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The Muppets

Without really knowing why, I loved “The Muppet Show” when I was a teenager.  We had one of those “free cable for a month” programs that’s intended to get you addicted to 100+ channels so you’ll sign up for the rest of your life, but after about three weeks, we realized the only show we were watching regularly was “The Muppet Show.”  I think I tried to make a case to my parents that “The Muppet Show” was worth $26.99 a month (this was in the days before DVD box sets), but I lost.  They were probably right, but I’m still not sure.

It’s probably best not to think too much about something like the Muppets.  It’s hardly highbrow, intellectually engaging entertainment.  On the other hand, it’s not as purposefully, intentionally stupid as a lot of movie comedies, and that, in part, is why it makes it onto my screen in the first place. At its best, the Muppet schtick is a parody of comedy – it’s bad on purpose, so bad it’s good because it know it’s bad and it knows you know it’s bad.   The new Muppet movie captures that perfectly in one shining moment, but I’ll get to that in a minute.

The story centers around Walter, a ℗uppet who desperately whose only dream in life is to be a muppet.  Jason Segel plays his brother, and Amy Adams is his girlfriend.  For their tenth anniversary they head to Hollywood to see the sights, and Walter tags along.  While visiting the rundown Muppet studios, Walter uncovers a plot by oil baron Tex Richman (Cris Cooper) to buy the studio, tear it down, and turn it into an oil field.  In the middle of Hollywood.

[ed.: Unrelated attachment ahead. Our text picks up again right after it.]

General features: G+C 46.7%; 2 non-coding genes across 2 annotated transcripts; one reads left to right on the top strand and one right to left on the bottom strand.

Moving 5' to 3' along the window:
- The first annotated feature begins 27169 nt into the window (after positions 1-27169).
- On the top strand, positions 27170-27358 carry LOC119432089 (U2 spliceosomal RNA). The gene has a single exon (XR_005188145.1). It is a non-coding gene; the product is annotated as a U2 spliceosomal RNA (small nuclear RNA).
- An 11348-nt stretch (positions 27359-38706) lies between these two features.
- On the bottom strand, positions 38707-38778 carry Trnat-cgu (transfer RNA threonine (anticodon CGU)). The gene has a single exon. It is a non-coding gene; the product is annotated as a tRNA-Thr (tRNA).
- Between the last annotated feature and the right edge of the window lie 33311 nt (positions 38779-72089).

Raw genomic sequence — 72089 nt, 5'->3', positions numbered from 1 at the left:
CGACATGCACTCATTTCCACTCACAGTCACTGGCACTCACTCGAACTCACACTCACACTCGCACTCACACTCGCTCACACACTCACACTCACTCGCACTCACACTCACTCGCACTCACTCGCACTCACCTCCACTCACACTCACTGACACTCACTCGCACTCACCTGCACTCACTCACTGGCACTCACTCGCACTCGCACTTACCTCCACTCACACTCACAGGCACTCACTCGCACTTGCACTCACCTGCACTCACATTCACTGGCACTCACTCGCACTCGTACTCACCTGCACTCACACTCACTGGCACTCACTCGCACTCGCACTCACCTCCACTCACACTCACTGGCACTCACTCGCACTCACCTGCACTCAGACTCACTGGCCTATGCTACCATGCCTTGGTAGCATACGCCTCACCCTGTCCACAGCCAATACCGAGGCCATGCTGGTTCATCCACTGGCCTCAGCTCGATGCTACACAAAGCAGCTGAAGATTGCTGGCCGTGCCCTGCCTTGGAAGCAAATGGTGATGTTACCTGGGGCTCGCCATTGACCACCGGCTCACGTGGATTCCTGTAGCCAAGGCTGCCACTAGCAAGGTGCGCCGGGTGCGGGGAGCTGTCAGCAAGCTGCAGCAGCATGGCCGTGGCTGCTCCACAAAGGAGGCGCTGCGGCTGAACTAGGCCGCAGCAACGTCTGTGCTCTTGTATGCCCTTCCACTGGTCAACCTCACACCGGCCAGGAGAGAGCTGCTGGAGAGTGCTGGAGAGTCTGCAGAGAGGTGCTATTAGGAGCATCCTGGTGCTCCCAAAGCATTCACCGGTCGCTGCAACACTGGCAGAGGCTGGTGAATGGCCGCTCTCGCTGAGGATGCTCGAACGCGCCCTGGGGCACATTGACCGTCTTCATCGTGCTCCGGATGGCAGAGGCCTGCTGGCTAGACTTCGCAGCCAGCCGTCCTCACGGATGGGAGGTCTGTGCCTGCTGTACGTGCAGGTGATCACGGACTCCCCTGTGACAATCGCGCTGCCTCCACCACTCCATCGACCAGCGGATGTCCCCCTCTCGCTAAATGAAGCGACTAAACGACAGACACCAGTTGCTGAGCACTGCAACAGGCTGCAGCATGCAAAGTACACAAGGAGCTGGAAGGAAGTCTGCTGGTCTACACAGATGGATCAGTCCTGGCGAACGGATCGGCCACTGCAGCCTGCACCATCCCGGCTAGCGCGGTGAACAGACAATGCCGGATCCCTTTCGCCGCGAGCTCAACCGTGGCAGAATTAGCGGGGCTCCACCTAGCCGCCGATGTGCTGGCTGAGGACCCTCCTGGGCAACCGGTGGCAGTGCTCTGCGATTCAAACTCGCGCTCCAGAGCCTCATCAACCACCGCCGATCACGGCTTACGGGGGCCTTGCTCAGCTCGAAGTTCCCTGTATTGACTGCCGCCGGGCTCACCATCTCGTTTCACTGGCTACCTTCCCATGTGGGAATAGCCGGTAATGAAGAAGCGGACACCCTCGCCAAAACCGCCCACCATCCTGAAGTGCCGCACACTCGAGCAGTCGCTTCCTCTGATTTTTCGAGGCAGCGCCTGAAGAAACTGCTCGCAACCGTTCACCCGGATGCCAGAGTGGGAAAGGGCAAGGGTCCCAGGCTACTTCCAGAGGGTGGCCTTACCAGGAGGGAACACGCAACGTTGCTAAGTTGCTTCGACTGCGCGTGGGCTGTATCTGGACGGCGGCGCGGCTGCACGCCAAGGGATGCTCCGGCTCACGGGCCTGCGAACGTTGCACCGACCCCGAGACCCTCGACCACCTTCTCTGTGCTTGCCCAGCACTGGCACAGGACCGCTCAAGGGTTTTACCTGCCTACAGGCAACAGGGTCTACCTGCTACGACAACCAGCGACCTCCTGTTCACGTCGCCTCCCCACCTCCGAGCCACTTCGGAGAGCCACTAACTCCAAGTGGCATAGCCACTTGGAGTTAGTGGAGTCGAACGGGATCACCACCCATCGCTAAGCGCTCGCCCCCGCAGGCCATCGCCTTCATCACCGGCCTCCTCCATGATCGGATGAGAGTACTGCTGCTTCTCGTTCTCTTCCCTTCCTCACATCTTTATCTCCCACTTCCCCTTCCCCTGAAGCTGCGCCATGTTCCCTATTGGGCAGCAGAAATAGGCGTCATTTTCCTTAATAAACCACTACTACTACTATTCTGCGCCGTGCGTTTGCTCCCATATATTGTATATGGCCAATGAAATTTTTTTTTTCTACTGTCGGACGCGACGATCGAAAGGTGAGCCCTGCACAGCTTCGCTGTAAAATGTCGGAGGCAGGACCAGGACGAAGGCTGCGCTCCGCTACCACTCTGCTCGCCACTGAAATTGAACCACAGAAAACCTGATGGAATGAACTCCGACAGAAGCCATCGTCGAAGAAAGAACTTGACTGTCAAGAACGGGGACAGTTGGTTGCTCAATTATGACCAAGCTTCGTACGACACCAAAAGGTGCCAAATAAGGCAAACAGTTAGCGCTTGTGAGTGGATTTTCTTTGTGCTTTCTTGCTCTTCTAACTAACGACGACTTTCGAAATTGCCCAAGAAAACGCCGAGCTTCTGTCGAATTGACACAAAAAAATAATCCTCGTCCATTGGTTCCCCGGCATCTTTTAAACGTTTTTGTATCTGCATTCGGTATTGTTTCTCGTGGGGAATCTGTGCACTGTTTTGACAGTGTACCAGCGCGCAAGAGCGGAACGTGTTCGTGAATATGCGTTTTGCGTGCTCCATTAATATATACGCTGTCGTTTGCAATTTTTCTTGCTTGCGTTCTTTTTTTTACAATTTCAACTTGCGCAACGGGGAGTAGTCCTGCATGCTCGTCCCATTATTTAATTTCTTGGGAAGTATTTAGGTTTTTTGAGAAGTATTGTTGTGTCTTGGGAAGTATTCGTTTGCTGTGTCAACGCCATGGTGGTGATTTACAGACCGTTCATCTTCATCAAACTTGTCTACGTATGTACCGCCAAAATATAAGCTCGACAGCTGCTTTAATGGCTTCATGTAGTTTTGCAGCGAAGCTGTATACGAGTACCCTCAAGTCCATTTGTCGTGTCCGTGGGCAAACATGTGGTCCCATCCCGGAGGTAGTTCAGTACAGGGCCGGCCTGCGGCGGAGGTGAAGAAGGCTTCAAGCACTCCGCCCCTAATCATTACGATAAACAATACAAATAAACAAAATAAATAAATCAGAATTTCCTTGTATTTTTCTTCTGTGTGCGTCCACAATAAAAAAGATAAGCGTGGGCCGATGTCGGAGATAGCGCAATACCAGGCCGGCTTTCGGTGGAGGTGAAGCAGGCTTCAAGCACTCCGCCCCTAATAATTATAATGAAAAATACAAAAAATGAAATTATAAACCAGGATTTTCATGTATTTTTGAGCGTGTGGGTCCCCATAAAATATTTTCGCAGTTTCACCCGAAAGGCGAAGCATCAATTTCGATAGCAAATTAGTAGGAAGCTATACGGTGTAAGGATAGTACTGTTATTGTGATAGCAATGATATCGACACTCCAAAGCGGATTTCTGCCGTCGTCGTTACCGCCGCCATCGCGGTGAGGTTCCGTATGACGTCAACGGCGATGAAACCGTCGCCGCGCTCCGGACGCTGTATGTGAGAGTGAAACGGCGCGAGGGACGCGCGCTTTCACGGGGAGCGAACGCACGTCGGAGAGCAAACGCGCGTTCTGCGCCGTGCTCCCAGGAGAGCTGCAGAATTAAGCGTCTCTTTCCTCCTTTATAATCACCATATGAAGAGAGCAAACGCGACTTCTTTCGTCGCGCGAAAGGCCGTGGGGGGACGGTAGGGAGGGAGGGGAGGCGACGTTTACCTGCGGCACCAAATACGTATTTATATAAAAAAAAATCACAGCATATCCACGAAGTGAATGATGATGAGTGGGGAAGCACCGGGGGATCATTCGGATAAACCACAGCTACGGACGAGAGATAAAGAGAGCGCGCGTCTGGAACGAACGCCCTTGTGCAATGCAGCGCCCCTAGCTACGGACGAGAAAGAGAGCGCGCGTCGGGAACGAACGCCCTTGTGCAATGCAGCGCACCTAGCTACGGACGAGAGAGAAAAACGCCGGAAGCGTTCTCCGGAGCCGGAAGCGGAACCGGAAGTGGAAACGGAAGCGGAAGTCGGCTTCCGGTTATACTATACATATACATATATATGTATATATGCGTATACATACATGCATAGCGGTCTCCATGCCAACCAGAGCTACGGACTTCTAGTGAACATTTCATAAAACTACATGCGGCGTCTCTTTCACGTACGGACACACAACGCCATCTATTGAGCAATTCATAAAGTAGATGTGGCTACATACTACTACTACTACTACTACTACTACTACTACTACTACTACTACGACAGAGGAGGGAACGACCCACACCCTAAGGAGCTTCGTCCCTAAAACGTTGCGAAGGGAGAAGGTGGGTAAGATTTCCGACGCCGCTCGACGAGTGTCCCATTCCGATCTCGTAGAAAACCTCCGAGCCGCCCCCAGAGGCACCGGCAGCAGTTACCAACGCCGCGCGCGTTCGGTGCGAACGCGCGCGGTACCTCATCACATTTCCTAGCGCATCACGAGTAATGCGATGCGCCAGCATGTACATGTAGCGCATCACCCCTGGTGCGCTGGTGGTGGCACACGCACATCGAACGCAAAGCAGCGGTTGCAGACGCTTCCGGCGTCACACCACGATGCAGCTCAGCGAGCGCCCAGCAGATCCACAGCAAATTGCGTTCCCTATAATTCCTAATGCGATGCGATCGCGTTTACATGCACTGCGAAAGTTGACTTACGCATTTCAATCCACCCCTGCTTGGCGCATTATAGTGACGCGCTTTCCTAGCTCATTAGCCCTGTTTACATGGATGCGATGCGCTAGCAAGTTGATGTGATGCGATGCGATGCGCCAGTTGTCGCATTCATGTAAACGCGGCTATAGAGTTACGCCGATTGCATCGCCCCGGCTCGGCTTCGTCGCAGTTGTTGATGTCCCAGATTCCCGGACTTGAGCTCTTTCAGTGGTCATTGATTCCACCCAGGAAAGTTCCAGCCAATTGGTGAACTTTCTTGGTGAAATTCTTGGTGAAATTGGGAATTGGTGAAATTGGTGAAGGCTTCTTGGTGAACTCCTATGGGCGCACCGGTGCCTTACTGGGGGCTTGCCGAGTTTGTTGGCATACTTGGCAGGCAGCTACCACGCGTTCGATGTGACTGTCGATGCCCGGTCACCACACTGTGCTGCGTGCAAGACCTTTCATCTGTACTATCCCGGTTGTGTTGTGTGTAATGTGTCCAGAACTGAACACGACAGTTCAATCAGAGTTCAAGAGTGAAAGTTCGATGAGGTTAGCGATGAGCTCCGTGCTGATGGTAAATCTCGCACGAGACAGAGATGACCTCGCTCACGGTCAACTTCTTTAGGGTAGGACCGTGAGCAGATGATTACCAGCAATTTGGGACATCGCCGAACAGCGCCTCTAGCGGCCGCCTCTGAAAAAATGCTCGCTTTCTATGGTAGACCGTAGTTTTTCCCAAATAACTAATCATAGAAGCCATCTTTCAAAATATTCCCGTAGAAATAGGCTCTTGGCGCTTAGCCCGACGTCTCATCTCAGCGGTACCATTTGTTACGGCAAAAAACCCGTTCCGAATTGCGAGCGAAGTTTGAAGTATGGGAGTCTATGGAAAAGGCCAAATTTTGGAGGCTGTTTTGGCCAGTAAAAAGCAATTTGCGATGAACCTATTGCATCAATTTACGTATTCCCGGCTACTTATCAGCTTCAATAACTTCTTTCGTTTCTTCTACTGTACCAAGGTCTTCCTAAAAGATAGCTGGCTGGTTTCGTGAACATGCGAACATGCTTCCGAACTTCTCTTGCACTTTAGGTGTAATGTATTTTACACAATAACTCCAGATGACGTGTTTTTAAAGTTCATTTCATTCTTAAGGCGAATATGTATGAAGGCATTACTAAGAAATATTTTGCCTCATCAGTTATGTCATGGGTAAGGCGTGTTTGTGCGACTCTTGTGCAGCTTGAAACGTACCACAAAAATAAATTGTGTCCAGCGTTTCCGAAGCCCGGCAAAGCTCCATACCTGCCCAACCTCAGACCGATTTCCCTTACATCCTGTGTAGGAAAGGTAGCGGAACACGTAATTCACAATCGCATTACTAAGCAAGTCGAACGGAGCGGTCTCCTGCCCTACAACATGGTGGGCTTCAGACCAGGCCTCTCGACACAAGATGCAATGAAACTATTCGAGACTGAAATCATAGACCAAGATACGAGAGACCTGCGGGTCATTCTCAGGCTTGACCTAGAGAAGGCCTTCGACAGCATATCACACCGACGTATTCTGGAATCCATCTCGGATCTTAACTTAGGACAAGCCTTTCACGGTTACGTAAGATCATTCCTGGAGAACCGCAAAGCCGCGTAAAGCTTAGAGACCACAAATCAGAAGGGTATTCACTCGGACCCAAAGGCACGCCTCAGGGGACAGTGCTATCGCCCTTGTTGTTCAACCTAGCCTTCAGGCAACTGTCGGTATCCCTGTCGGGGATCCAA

The Muppets, disbanded and drifting apart for years and years, are in danger of losing their studio, their history, and even their brand name unless they can raise an enormous sum of money in a ridiculously short time.  Kermit gets everyone back together and stages a telethon – with a kidnapped Jack Black as its host – to raise the money.  And thus we have the setup for a Very Special Episode of the Muppet Show.

I think it’s incredibly difficult to capture the particularly flavor of the old Muppet show and the best of the Muppet movies.  There’s a unique, rare talent involved in writing a joke that’s so bad it’s good.  Jason Segel et al take on the challenge here with obvious love and attention, but the results are hit and miss.  There are some very good moments: for instance, when Kermit and crew hit a seemingly insurmountable obstacle to their comeback about 35 minutes in, Amy Adams quips “this is going to be a really short movie!”   And perhaps the best bit in the film involves Fozzie Bear and the kidnapped, completely unwilling Jack Black doing a comedy routine together.  Fozzie tells a terrible joke. The audience is silent.  Jack Black groans and says “that joke is at least fifty years old!”  The audience roars.  It’s funny because it’s terrible, and because the performers know it’s terrible.   That’s the essence of Muppet humor.

In this movie age when it seems like everything even vaguely popular more than a decade ago is getting revived, reborn, rebooted, and remade, nostalgia often feels cynical – giving people something they already know is an easy way to get butts into movie theater seats.  But “The Muppets” truly feels like a labor of love — it’s risky for an actor like Jason Segel, for whom most of his repertoire is raunch and bawdiness — to throw so fully into something so sweet, corny, and sentimental.  But his heart is on his sleeve here.   “The Muppets” may not be a perfect revival of the old characters, but it has heart, and in the Muppet world, heart is what counts more than anything else.

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